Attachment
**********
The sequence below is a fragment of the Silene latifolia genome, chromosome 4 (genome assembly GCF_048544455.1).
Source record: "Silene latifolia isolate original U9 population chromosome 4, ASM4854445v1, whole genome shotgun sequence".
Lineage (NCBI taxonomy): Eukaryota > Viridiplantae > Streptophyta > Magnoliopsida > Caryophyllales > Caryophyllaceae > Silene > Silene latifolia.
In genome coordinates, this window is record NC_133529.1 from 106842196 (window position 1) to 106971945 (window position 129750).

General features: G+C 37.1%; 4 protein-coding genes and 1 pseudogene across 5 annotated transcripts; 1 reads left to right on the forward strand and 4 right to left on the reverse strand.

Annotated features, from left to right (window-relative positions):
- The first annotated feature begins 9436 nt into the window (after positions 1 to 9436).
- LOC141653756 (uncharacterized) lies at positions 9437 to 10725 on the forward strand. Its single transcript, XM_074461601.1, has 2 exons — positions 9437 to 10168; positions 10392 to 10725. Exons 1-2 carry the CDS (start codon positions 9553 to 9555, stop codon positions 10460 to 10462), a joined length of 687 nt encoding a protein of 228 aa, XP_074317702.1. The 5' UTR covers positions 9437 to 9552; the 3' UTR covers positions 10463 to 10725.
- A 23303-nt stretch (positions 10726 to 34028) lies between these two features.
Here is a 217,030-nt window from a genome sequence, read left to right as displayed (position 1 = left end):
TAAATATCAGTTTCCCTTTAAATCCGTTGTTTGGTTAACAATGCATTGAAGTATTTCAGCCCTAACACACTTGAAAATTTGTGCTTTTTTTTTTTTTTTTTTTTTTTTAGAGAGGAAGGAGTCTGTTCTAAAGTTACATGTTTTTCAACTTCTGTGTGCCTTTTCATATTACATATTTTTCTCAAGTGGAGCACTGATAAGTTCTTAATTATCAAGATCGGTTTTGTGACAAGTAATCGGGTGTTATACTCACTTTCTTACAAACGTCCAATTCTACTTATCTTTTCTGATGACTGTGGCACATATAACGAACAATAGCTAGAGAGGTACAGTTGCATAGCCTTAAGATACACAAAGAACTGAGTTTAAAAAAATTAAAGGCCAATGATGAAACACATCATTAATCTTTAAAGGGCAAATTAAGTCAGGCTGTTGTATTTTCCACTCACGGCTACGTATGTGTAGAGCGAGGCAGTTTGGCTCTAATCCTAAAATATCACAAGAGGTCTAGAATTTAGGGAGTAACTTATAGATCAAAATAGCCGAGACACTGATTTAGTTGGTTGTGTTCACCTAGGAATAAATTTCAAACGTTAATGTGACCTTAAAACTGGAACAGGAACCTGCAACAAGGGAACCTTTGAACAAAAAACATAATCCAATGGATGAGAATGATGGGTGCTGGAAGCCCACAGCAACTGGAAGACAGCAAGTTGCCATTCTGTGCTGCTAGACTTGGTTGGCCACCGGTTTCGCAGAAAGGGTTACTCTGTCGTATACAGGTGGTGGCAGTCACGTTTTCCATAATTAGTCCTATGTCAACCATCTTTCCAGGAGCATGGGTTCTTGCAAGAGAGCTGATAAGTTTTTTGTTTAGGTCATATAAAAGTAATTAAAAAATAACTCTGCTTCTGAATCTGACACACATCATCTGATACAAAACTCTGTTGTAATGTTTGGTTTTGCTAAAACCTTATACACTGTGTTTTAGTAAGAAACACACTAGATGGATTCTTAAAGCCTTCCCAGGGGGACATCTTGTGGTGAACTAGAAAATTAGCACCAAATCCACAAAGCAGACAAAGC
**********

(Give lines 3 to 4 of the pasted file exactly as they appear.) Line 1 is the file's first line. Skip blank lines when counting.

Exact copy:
Lineage (NCBI taxonomy): Eukaryota > Viridiplantae > Streptophyta > Magnoliopsida > Caryophyllales > Caryophyllaceae > Silene > Silene latifolia.
In genome coordinates, this window is record NC_133529.1 from 106842196 (window position 1) to 106971945 (window position 129750).